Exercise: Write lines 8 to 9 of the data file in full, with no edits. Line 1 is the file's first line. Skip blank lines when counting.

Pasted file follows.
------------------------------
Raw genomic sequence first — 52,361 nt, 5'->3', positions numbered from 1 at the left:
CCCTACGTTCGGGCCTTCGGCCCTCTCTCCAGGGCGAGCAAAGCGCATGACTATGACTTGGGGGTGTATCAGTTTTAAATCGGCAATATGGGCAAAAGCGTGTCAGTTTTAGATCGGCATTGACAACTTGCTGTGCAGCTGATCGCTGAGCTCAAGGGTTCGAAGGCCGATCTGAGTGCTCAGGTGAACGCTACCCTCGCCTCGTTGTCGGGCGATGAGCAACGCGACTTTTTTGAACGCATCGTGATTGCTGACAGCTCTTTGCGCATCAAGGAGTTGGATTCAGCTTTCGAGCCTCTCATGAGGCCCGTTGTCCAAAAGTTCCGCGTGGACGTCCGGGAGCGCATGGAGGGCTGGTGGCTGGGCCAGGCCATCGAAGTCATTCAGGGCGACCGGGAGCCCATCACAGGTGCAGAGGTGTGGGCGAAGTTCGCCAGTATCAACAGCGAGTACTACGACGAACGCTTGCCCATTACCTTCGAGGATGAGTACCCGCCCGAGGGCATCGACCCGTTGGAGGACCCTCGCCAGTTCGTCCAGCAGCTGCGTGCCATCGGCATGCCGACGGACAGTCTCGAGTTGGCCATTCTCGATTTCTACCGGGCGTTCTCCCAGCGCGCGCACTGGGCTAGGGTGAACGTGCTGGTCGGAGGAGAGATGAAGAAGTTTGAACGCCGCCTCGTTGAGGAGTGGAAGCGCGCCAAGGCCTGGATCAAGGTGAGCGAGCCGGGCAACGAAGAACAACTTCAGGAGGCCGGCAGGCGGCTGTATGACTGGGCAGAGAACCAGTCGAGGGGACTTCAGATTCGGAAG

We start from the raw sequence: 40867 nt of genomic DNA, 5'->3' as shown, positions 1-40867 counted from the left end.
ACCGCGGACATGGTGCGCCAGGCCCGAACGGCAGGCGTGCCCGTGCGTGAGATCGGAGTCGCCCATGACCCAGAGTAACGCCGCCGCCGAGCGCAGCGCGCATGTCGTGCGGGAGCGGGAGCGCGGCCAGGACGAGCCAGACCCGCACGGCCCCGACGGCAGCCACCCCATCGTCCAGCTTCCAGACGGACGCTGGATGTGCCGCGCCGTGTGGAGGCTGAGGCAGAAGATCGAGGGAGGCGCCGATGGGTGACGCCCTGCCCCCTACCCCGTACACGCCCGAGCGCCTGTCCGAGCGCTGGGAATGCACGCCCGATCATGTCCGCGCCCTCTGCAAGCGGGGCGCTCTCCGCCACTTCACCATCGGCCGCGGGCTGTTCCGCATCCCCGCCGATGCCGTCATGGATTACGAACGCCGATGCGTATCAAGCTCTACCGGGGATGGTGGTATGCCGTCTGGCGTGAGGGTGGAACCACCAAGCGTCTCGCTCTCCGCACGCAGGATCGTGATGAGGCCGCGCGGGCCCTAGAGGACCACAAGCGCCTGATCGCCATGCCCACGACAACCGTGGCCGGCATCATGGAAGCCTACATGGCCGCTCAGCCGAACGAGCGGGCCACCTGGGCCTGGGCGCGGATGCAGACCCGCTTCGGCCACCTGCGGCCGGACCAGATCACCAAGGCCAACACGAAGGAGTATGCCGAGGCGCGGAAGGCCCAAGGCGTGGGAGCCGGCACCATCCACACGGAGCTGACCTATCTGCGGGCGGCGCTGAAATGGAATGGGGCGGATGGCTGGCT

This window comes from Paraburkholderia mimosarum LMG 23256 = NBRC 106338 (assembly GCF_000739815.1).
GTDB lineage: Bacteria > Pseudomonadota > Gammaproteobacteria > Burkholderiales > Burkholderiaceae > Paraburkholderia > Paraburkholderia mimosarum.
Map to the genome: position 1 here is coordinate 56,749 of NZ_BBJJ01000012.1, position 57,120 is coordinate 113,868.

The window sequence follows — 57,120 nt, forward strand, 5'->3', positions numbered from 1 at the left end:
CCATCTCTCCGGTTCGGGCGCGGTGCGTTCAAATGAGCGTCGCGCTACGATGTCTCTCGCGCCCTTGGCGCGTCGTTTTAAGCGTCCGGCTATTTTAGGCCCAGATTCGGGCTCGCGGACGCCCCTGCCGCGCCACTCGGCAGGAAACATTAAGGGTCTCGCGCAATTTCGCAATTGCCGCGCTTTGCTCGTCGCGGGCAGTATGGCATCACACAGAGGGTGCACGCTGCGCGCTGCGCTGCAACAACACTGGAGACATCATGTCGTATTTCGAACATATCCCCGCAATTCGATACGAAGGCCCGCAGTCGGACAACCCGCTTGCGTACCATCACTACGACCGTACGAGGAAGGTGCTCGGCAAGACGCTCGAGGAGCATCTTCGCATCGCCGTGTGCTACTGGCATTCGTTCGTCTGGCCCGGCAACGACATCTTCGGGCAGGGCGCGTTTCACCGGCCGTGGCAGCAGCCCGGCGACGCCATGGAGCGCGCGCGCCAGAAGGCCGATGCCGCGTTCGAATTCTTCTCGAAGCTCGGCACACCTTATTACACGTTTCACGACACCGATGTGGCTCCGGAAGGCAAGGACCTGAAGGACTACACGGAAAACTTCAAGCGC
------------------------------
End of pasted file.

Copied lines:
The window sequence follows — 57,120 nt, forward strand, 5'->3', positions numbered from 1 at the left end:
CCATCTCTCCGGTTCGGGCGCGGTGCGTTCAAATGAGCGTCGCGCTACGATGTCTCTCGCGCCCTTGGCGCGTCGTTTTAAGCGTCCGGCTATTTTAGGCCCAGATTCGGGCTCGCGGACGCCCCTGCCGCGCCACTCGGCAGGAAACATTAAGGGTCTCGCGCAATTTCGCAATTGCCGCGCTTTGCTCGTCGCGGGCAGTATGGCATCACACAGAGGGTGCACGCTGCGCGCTGCGCTGCAACAACACTGGAGACATCATGTCGTATTTCGAACATATCCCCGCAATTCGATACGAAGGCCCGCAGTCGGACAACCCGCTTGCGTACCATCACTACGACCGTACGAGGAAGGTGCTCGGCAAGACGCTCGAGGAGCATCTTCGCATCGCCGTGTGCTACTGGCATTCGTTCGTCTGGCCCGGCAACGACATCTTCGGGCAGGGCGCGTTTCACCGGCCGTGGCAGCAGCCCGGCGACGCCATGGAGCGCGCGCGCCAGAAGGCCGATGCCGCGTTCGAATTCTTCTCGAAGCTCGGCACACCTTATTACACGTTTCACGACACCGATGTGGCTCCGGAAGGCAAGGACCTGAAGGACTACACGGAAAACTTCAAGCGC